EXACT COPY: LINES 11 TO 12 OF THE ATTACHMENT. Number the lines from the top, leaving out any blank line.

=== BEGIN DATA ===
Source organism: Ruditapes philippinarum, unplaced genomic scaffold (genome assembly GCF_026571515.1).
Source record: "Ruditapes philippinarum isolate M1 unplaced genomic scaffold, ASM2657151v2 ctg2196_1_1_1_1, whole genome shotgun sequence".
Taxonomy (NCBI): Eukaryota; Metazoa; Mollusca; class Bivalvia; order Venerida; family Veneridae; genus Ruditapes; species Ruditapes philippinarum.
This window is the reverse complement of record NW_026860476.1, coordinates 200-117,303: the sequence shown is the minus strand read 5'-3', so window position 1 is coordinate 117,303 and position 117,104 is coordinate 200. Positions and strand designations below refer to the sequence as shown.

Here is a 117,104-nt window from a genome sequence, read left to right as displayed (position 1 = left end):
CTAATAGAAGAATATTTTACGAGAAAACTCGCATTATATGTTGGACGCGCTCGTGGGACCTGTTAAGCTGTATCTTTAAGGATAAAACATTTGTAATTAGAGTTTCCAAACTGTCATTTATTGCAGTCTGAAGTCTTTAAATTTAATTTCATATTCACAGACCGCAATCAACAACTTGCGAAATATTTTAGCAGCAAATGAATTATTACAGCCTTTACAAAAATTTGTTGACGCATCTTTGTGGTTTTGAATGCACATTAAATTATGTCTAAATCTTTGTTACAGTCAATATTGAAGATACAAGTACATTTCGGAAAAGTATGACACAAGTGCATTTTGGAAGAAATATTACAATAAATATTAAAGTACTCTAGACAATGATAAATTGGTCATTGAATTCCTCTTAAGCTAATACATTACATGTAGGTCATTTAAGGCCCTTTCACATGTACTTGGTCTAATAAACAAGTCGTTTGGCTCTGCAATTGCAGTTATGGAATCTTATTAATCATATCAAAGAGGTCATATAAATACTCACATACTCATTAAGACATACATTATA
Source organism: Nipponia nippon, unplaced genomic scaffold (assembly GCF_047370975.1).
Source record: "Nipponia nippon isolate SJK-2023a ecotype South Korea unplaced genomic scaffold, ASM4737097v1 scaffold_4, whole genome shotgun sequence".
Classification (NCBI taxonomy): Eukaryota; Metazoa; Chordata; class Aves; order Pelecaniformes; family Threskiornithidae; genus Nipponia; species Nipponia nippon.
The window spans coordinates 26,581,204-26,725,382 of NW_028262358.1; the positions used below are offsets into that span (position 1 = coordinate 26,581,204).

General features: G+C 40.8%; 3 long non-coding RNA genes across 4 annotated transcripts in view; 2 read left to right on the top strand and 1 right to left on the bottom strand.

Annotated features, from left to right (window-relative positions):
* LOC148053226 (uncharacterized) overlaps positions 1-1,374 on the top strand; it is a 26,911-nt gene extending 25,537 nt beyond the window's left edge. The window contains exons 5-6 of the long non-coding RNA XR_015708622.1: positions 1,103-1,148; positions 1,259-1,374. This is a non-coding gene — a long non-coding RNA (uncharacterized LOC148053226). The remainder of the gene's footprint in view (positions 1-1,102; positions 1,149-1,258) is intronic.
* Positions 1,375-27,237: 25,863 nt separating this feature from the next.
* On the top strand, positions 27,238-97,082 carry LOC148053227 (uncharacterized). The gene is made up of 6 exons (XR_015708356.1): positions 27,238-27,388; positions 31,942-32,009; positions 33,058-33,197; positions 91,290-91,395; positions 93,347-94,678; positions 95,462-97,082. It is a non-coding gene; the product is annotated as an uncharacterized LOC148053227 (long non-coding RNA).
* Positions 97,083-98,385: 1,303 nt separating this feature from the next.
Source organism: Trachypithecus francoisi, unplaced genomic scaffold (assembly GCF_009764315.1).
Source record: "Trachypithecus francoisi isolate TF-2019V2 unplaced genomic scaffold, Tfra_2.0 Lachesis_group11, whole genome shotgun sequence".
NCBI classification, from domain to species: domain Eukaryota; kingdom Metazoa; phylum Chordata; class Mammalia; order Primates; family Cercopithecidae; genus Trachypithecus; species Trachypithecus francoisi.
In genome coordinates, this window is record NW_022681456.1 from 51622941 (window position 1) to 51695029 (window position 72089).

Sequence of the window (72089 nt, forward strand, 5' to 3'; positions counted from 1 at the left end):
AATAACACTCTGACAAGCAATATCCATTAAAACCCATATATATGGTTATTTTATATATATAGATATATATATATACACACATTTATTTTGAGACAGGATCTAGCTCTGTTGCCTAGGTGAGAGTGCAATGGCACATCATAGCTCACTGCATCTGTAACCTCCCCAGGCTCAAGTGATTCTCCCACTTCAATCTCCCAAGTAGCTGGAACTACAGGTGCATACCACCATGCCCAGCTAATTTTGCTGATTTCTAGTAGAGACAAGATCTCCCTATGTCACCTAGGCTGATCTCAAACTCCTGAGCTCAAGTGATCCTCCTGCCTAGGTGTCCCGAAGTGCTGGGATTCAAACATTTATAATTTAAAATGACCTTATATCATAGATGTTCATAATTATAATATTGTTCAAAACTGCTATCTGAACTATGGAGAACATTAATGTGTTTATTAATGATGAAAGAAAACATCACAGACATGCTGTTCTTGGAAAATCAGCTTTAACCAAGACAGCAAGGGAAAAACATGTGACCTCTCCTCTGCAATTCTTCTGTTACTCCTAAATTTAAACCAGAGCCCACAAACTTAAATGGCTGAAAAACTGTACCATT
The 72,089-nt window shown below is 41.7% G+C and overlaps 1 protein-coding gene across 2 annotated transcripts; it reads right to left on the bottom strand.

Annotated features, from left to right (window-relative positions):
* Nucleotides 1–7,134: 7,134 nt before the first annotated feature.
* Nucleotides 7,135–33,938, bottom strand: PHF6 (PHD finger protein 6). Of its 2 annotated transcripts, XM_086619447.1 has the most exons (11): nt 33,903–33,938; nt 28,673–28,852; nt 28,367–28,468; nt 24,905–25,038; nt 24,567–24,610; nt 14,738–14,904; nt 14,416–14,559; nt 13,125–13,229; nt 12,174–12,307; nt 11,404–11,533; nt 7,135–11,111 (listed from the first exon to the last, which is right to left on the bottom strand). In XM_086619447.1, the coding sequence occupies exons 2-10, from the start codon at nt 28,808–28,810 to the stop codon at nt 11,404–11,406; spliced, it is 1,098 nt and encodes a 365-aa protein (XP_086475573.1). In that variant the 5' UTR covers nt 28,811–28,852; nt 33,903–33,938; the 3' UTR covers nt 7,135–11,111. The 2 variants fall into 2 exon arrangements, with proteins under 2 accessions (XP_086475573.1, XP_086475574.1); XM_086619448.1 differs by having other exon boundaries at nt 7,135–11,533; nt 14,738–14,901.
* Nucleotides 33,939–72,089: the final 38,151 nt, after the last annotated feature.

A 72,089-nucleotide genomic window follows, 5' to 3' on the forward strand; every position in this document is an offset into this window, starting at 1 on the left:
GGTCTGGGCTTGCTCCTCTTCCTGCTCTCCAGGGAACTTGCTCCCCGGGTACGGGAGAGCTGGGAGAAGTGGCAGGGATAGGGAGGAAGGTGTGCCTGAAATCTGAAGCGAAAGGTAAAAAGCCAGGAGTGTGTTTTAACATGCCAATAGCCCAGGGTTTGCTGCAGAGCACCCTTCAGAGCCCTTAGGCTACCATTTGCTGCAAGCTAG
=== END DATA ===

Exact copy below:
General features: G+C 40.8%; 3 long non-coding RNA genes across 4 annotated transcripts in view; 2 read left to right on the top strand and 1 right to left on the bottom strand.

Annotated features, from left to right (window-relative positions):